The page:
So the question has to be asked: What are the ‘big rocks’ in life? What are the things we most want for ourselves? These are big questions, but not ones to shy away from or put off until another day. In ancient times it was said that samurai would meditate on their death every day. They did this in order to take away the fear of dying in the hope that when the moment came they could face their final moments with calmness, control, and dignity. Thankfully, we no longer have to think about our deaths with quite so much intensity, but that should not prevent us from thinking of our life and how best to live it. Our attitude toward training reveals something about the kind of person we are, and such insight is invaluable when used to engage life outside the dojo. Even if others fail to notice the lessons you are learning and the changes you are making, you notice them.
Karate—Courage to act
The courage to act is important, as thinking alone achieves little. Tomiyama sensei was correct, of course, when he pointed to the importance of the mind in the study of karate. The physical training is, in the long run, only a means to an end. It provides the vehicle by which we cover the ground necessary to travel deep inside ourselves: a truly epic journey.
When I was new to the dojo, I thought the color of a person’s belt marked his progress. Those who wore a black belt held, in my immature eyes, a level of achievement and skill I could only marvel at. When I eventually wore a black belt myself, I marveled at just how little I actually knew. My teachers saw my progress even if I couldn’t, so my faith in them was enough to keep me on track. All I had to do to improve was work harder, get faster, and become stronger, but this way of thinking made no allowance for the natural aging process, nor gave thought to events in my life outside the dojo, events that would affect my karate. So is it possible to improve once the physical techniques have been learned and practiced for many years? And is it possible to get better as we grow older and begin to have less stamina and speed? Yes, but only if we are prepared to remove some of the sand and gravel and replace them with important things: those ‘big rocks’.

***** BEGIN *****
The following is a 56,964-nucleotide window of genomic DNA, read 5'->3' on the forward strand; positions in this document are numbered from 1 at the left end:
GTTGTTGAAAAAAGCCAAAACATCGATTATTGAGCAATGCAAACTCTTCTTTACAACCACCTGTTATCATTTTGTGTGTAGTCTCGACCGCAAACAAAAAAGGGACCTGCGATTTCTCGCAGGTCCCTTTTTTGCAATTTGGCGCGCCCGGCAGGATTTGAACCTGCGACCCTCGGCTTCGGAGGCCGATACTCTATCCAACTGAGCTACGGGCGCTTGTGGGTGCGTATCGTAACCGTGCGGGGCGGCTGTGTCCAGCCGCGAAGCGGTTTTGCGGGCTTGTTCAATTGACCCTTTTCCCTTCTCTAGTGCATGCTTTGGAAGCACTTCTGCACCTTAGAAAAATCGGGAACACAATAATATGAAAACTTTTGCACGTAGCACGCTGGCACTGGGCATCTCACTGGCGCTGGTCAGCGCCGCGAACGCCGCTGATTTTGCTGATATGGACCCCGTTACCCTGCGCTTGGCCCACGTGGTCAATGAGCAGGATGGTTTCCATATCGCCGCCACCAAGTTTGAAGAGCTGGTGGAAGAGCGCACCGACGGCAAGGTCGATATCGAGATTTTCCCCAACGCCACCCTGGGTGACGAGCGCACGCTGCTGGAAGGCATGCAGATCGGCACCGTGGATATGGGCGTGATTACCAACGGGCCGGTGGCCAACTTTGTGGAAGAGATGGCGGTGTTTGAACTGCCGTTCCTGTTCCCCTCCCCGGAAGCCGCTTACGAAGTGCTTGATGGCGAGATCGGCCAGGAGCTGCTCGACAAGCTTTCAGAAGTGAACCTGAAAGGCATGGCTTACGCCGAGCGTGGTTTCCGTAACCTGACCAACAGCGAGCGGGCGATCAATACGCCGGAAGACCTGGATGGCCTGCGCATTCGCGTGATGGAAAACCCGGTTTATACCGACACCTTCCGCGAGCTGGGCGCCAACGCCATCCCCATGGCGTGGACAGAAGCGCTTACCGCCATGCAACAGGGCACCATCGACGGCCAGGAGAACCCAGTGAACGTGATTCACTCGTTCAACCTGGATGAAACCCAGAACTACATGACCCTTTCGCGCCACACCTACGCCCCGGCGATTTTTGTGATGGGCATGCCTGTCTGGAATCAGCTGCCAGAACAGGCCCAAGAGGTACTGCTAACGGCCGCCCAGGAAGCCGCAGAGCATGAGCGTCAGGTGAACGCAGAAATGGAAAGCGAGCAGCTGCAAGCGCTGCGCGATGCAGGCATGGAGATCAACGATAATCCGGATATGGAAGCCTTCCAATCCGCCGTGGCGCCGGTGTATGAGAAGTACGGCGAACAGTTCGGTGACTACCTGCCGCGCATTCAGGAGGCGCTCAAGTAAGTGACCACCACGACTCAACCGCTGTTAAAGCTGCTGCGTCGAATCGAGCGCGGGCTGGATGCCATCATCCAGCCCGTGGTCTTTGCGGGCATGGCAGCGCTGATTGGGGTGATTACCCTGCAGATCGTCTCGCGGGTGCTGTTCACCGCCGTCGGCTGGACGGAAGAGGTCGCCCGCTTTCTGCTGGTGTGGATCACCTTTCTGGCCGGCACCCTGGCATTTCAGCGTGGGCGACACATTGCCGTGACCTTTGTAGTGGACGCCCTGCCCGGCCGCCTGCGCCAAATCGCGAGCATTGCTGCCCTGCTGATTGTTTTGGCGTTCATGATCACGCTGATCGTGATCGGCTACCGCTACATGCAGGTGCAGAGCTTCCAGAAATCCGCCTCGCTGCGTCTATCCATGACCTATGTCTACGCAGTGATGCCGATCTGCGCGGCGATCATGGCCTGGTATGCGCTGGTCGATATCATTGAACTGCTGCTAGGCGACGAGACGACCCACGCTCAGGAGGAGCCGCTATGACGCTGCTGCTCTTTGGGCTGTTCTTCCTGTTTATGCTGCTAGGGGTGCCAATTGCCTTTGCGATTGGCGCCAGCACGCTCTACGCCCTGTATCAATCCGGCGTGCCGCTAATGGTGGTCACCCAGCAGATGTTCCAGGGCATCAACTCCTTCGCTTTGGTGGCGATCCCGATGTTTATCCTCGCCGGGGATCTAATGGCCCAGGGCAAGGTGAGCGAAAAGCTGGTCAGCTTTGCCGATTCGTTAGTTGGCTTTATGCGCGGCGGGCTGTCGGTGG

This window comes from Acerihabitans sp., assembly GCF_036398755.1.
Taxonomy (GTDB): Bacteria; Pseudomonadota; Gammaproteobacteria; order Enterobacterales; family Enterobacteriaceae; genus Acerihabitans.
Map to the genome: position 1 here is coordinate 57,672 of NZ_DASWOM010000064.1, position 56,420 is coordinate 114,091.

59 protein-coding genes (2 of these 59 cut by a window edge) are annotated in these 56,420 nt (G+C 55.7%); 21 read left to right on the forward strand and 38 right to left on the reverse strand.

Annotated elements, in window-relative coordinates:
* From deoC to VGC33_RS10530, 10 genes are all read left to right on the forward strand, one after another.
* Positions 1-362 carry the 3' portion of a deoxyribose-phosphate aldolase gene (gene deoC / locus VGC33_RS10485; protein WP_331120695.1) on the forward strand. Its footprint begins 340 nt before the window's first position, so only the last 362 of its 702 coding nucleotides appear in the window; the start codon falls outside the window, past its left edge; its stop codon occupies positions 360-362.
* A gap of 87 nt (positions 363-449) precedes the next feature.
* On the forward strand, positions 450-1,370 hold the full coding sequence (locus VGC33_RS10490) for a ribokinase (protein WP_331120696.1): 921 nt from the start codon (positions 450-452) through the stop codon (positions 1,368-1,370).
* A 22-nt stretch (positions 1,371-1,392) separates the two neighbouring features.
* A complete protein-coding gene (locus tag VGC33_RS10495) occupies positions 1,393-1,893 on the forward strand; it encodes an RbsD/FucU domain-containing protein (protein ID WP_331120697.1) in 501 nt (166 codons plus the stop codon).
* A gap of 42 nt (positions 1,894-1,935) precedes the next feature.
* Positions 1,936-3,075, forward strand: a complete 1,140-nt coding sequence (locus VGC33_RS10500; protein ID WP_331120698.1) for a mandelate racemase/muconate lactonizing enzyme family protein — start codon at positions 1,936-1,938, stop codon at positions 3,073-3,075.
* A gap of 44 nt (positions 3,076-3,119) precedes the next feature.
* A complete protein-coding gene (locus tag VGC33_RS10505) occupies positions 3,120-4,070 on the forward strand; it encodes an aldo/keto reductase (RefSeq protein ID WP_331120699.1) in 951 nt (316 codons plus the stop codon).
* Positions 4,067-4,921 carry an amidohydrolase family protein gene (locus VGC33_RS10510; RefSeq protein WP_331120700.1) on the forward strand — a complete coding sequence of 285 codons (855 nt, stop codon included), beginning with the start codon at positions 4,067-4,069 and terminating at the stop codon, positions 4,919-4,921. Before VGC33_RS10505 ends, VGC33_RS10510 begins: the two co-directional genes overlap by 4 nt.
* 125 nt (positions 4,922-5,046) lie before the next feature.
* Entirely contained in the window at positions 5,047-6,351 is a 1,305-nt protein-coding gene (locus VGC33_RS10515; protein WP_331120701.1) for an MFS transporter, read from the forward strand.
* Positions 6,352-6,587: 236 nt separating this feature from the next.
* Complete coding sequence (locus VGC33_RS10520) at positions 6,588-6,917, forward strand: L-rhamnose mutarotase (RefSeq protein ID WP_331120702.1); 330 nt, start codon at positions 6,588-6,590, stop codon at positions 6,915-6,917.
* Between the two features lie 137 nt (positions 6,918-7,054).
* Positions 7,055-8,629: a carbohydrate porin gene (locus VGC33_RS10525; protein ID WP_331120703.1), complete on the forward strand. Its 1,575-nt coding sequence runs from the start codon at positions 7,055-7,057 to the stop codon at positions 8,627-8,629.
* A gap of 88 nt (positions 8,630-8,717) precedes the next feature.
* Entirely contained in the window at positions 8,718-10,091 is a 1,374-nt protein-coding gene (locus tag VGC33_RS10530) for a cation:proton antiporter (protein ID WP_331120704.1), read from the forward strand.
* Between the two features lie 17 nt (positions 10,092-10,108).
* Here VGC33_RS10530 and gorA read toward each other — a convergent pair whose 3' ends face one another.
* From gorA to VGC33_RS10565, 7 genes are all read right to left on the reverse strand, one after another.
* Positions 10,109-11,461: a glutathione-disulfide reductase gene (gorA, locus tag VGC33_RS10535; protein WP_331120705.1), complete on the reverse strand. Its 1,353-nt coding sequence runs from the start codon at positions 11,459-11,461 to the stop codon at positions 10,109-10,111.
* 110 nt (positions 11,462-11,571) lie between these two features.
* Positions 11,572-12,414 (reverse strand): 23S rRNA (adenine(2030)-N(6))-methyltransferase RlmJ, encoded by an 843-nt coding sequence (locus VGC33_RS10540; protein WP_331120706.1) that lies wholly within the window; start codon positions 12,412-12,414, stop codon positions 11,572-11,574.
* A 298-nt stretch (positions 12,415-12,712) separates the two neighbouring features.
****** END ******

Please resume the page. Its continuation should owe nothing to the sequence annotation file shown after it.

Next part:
Karate—Art of living
Happiness and contentment do not come from outside, they come from within, and it’s the same with karate. Advanced abilities in karate spring from a state of mind that has little to do with physical strength or power, and everything to do with the way we are ‘feeling’. People who understand this not only master their martial art, but also the art of living. I hope one day to stand within reach of the summit such people have climbed. For some time I have strived to put in place the fundamentals, the ‘big rocks.’
I had the good sense to stop wanting more and started enjoying what I had, to treasure those people who enriched my life, and to enjoy my good health while it was there to enjoy. The path of budo karate will not lead to nirvana; it will, however, allow us to take a journey leading to places most will never visit. Sometimes easy and sometimes tough, it is nevertheless a journey worth the making. The journey we embark upon when we enter a dojo may appear to be a purely physical one, but make no mistake, the real ground is covered in the mind.
Someone once asked me for advice on how to make progress in karate. I suggested he first identify what he wanted or expected from his training, and then to do what it took to achieve it. If I were asked the same question today, I think I would give the same answer—except perhaps, I might also tell the story of a teacher, a container, and a pile of ‘big rocks’.
Author’s note: I am not the originator of the Big Rocks story. It’s a universal story to show the important things in life.